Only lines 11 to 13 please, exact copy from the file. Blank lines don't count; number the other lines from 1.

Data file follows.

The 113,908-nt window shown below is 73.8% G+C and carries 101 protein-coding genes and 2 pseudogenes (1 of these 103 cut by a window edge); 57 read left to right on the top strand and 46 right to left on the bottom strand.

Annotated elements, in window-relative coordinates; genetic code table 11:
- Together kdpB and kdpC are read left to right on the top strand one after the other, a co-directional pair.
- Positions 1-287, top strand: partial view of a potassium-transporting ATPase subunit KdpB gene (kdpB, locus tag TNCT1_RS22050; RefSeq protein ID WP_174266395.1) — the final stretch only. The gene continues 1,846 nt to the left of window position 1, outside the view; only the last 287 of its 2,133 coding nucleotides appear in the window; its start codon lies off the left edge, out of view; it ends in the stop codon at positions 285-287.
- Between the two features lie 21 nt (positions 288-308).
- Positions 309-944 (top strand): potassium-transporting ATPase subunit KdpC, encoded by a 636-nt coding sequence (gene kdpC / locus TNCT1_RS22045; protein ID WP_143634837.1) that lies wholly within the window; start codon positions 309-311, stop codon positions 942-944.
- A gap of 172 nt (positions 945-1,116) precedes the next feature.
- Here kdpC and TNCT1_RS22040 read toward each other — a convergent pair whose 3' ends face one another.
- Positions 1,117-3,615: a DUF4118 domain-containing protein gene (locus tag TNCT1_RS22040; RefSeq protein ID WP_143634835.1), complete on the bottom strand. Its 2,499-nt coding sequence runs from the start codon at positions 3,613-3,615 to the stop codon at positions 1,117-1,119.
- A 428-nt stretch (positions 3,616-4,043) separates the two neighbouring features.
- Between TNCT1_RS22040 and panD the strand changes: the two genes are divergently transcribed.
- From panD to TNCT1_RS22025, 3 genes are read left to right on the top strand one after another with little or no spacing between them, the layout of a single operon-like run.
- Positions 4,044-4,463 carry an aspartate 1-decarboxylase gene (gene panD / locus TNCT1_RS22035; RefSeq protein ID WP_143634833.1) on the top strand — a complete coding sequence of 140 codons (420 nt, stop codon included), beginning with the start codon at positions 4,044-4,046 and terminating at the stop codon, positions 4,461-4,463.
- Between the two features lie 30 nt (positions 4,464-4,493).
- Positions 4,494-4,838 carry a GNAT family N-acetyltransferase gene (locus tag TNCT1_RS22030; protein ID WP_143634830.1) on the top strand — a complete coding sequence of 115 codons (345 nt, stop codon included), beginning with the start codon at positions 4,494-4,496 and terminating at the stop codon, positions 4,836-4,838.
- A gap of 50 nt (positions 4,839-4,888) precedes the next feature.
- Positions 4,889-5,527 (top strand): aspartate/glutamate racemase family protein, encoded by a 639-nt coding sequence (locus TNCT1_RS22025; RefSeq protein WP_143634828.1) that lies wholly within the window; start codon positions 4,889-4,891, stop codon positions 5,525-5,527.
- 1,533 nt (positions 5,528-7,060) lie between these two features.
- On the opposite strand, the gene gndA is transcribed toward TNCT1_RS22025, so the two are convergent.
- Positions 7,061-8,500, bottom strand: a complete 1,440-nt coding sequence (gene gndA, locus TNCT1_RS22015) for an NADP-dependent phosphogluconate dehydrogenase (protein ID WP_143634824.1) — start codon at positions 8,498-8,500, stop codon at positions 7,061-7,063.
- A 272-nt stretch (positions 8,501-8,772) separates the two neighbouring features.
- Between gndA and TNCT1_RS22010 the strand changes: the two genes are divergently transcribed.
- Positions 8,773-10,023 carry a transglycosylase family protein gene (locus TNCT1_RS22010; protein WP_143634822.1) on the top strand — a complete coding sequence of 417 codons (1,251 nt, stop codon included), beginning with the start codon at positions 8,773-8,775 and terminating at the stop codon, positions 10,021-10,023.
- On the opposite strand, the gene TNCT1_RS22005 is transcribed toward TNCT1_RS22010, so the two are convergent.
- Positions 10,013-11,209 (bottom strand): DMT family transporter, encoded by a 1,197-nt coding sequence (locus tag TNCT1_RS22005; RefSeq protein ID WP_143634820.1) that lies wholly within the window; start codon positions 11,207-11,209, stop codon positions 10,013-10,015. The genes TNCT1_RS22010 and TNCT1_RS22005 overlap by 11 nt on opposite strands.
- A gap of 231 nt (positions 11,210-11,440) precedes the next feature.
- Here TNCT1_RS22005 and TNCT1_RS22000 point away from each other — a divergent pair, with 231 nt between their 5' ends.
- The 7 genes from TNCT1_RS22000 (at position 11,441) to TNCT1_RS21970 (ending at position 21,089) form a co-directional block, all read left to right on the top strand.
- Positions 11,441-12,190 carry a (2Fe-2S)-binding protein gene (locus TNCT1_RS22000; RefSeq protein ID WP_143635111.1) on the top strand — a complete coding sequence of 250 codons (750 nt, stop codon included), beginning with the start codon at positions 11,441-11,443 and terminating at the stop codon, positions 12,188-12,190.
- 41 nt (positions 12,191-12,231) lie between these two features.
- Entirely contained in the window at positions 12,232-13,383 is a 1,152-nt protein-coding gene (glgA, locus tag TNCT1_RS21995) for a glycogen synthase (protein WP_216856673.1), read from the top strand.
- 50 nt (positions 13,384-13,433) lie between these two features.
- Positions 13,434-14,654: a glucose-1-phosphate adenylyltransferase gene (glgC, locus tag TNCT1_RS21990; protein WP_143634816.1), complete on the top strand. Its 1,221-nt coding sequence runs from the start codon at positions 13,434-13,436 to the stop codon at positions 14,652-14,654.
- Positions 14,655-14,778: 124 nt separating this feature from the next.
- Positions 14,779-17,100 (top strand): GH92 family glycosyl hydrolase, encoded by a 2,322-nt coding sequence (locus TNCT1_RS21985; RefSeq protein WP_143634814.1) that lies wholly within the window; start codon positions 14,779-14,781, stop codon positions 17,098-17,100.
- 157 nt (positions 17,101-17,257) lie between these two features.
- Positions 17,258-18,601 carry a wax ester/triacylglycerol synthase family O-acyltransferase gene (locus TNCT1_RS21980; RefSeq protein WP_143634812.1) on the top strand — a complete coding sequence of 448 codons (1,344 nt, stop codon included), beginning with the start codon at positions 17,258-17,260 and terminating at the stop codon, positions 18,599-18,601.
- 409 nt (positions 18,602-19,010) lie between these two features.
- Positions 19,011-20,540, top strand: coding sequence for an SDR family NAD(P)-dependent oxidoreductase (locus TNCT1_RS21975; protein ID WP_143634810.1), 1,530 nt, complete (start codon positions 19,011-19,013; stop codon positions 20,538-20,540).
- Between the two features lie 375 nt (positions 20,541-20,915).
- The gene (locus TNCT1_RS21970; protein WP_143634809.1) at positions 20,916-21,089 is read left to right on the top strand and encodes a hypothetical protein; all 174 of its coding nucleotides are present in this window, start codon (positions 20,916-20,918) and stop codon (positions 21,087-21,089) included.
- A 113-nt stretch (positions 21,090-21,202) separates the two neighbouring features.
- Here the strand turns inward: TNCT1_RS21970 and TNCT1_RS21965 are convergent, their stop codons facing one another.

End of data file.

- Between TNCT1_RS22040 and panD the strand changes: the two genes are divergently transcribed.
- From panD to TNCT1_RS22025, 3 genes are read left to right on the top strand one after another with little or no spacing between them, the layout of a single operon-like run.
- Positions 4,044-4,463 carry an aspartate 1-decarboxylase gene (gene panD / locus TNCT1_RS22035; RefSeq protein ID WP_143634833.1) on the top strand — a complete coding sequence of 140 codons (420 nt, stop codon included), beginning with the start codon at positions 4,044-4,046 and terminating at the stop codon, positions 4,461-4,463.